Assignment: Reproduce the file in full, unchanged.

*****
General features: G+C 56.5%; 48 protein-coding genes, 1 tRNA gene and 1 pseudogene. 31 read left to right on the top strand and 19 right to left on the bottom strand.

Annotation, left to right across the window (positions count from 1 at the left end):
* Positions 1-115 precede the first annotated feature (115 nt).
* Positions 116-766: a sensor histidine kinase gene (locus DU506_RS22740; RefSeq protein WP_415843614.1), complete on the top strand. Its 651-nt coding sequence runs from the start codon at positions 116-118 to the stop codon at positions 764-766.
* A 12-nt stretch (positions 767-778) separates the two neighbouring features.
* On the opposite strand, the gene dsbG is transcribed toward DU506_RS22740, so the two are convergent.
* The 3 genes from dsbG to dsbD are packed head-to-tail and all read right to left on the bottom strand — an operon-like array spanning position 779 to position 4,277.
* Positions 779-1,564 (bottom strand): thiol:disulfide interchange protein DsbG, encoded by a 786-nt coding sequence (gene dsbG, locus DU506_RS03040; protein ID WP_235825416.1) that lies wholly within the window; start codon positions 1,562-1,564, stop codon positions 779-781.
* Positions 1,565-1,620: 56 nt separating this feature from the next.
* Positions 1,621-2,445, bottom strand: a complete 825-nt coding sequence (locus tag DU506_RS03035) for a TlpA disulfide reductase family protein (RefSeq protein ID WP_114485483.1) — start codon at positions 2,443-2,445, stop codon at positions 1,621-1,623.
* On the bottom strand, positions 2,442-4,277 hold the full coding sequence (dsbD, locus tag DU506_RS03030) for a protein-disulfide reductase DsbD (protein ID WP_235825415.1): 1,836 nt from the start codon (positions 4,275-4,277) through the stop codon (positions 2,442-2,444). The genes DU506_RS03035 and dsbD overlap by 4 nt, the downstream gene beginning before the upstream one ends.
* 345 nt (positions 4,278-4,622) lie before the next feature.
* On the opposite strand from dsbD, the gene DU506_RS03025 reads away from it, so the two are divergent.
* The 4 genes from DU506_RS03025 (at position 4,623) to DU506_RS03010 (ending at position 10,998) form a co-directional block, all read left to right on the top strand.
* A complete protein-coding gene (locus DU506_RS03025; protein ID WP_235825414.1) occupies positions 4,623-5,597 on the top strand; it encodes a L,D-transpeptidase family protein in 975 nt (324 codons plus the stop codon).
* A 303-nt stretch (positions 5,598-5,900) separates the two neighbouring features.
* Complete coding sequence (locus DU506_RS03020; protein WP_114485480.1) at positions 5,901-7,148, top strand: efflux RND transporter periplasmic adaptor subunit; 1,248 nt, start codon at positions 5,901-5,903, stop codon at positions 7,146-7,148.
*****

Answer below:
General features: G+C 56.5%; 48 protein-coding genes, 1 tRNA gene and 1 pseudogene. 31 read left to right on the top strand and 19 right to left on the bottom strand.

Annotation, left to right across the window (positions count from 1 at the left end):
* Positions 1-115 precede the first annotated feature (115 nt).
* Positions 116-766: a sensor histidine kinase gene (locus DU506_RS22740; RefSeq protein WP_415843614.1), complete on the top strand. Its 651-nt coding sequence runs from the start codon at positions 116-118 to the stop codon at positions 764-766.
* A 12-nt stretch (positions 767-778) separates the two neighbouring features.
* On the opposite strand, the gene dsbG is transcribed toward DU506_RS22740, so the two are convergent.
* The 3 genes from dsbG to dsbD are packed head-to-tail and all read right to left on the bottom strand — an operon-like array spanning position 779 to position 4,277.
* Positions 779-1,564 (bottom strand): thiol:disulfide interchange protein DsbG, encoded by a 786-nt coding sequence (gene dsbG, locus DU506_RS03040; protein ID WP_235825416.1) that lies wholly within the window; start codon positions 1,562-1,564, stop codon positions 779-781.
* Positions 1,565-1,620: 56 nt separating this feature from the next.
* Positions 1,621-2,445, bottom strand: a complete 825-nt coding sequence (locus tag DU506_RS03035) for a TlpA disulfide reductase family protein (RefSeq protein ID WP_114485483.1) — start codon at positions 2,443-2,445, stop codon at positions 1,621-1,623.
* On the bottom strand, positions 2,442-4,277 hold the full coding sequence (dsbD, locus tag DU506_RS03030) for a protein-disulfide reductase DsbD (protein ID WP_235825415.1): 1,836 nt from the start codon (positions 4,275-4,277) through the stop codon (positions 2,442-2,444). The genes DU506_RS03035 and dsbD overlap by 4 nt, the downstream gene beginning before the upstream one ends.
* 345 nt (positions 4,278-4,622) lie before the next feature.
* On the opposite strand from dsbD, the gene DU506_RS03025 reads away from it, so the two are divergent.
* The 4 genes from DU506_RS03025 (at position 4,623) to DU506_RS03010 (ending at position 10,998) form a co-directional block, all read left to right on the top strand.
* A complete protein-coding gene (locus DU506_RS03025; protein ID WP_235825414.1) occupies positions 4,623-5,597 on the top strand; it encodes a L,D-transpeptidase family protein in 975 nt (324 codons plus the stop codon).
* A 303-nt stretch (positions 5,598-5,900) separates the two neighbouring features.
* Complete coding sequence (locus DU506_RS03020; protein WP_114485480.1) at positions 5,901-7,148, top strand: efflux RND transporter periplasmic adaptor subunit; 1,248 nt, start codon at positions 5,901-5,903, stop codon at positions 7,146-7,148.